'Heartbreaking' delays in autism diagnosis and treatment got even worse during pandemic

Brandie Kurtz of Wrens, Georgia, said her son Wylie had to wait more than a year after his autism diagnosis to begin behavioral therapy.

Wylie James Prescott, 3, had to wait more than a year after his autism diagnosis to begin behavioral therapy, even though research shows early treatment of autism can be crucial for children's long-term development.

His mother, Brandie Kurtz, said his therapy wasn't approved through Georgia's Medicaid program until recently, despite her continued requests. "I know insurance, so it's even more frustrating," said Kurtz, who works in a doctor's office near her home in rural Wrens, Georgia.
Those frustrations are all too familiar to parents who have a child with autism, a complex lifelong disorder. And the pandemic has exacerbated the already difficult process of getting services.
    This comes as public awareness of autism and research on it have grown and insurance coverage for treatment is more widespread. In February, Texas became the last state to cover a widely used autism therapy through Medicaid. And all states now have laws requiring private health plans to cover the therapy, applied behavior analysis.
      Yet children from Georgia to California often wait months — and in many cases more than a year — to get a diagnosis and then receive specialized treatment services. Therapies that can cost $40,000 or more a year are especially out of reach for families who don't have insurance or have high-deductible health plans. Children from minority communities and those who live in rural areas may face additional barriers to getting help.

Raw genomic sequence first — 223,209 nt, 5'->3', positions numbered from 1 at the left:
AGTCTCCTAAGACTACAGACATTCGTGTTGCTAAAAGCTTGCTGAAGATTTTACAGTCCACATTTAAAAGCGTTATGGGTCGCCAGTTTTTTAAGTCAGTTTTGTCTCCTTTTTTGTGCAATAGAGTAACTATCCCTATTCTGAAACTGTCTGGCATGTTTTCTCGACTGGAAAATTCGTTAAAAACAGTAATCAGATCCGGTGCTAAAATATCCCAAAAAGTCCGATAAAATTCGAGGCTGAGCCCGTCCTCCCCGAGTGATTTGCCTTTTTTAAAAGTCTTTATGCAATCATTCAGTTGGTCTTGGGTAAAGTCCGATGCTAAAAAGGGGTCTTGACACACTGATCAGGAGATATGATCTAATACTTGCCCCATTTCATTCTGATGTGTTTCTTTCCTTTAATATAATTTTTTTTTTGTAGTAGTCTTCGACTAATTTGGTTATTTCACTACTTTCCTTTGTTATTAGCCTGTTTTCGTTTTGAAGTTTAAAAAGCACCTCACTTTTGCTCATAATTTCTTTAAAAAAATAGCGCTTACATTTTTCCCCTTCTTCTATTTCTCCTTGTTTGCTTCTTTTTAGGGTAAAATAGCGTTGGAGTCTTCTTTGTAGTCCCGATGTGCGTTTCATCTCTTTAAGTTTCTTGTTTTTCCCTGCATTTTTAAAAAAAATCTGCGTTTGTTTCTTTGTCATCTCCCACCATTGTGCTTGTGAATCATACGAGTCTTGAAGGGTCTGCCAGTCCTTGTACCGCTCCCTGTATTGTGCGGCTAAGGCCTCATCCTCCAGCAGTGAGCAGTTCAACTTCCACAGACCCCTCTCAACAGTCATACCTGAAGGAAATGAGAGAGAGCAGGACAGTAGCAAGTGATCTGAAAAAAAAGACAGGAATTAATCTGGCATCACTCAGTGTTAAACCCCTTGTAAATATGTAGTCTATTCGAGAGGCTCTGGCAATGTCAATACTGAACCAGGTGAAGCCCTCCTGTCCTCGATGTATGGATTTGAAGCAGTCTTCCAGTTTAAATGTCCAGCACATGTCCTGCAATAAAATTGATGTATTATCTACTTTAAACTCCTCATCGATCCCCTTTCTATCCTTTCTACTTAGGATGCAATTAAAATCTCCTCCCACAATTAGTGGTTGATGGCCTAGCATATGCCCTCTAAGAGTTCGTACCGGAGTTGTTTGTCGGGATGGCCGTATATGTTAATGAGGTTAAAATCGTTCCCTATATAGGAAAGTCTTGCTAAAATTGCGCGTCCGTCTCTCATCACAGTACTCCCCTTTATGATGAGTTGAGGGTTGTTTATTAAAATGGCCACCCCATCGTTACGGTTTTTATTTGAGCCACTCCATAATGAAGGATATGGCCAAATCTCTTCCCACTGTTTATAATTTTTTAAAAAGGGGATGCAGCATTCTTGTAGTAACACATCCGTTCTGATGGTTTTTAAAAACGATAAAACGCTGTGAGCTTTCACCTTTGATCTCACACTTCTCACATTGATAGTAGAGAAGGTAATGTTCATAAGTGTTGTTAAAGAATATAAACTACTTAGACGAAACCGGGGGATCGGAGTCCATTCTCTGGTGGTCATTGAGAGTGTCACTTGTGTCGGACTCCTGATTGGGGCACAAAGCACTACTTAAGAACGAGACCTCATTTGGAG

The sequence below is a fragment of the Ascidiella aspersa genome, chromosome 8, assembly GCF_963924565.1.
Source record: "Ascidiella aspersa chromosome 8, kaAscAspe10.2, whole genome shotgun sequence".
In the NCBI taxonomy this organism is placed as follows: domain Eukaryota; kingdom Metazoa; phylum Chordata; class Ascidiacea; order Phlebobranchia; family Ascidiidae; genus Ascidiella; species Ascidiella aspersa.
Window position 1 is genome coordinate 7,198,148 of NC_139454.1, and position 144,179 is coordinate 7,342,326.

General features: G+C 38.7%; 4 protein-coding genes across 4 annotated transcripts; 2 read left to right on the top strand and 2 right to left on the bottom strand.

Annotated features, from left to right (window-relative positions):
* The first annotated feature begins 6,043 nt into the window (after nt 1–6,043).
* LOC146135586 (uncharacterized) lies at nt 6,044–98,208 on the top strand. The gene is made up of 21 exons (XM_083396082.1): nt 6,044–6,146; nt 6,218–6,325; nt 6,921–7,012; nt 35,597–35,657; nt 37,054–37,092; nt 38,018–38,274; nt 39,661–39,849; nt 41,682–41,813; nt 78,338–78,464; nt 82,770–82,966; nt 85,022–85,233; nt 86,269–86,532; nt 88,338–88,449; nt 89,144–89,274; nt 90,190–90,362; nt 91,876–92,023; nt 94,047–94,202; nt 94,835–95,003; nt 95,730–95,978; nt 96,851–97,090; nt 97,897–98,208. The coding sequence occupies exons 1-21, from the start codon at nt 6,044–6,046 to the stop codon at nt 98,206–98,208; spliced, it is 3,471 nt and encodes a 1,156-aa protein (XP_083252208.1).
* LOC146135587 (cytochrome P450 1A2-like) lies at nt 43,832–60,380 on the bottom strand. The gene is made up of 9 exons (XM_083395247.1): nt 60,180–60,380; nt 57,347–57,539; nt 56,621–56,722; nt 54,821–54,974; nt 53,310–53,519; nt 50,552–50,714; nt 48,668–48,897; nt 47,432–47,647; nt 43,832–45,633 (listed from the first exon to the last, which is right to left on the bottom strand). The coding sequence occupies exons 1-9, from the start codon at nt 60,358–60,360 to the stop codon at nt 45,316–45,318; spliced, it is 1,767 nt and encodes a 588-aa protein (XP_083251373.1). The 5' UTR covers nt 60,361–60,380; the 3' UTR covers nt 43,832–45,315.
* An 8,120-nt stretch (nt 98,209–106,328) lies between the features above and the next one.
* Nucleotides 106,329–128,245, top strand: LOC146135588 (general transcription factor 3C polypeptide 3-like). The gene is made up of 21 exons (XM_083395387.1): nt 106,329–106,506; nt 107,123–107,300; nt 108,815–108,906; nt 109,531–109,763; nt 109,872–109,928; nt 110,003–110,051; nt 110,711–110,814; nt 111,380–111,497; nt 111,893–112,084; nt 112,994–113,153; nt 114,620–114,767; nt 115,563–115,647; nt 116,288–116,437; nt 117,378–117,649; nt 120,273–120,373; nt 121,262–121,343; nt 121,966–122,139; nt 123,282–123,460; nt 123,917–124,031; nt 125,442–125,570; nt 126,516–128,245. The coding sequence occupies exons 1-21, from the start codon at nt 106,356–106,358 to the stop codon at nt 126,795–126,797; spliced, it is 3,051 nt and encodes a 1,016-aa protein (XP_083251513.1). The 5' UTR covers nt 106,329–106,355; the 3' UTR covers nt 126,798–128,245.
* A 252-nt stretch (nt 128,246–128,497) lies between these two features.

"You would never allow a kid with cancer to experience these waits," said Dr. Kristin Sohl, a pediatrician at University of Missouri Health Care and chair of the American Academy of Pediatrics' Council on Children With Disabilities Autism Subcommittee.
      During the early months of the covid-19 pandemic, many families canceled in-home services, fearing infection. Virtual therapy often didn't seem to work, especially for nonverbal and younger children. With fewer clients, some providers laid off staff or shut down entirely.
        And treatment services always face high turnover rates among the low-wage workers who do direct, in-home care for autism. But covid made the staffing problem worse. Companies now struggle to compete with rising wages in other sectors.
        The Centers for Disease Control and Prevention estimates that autism affects 1 in 44 U.S. children, a higher prevalence rate th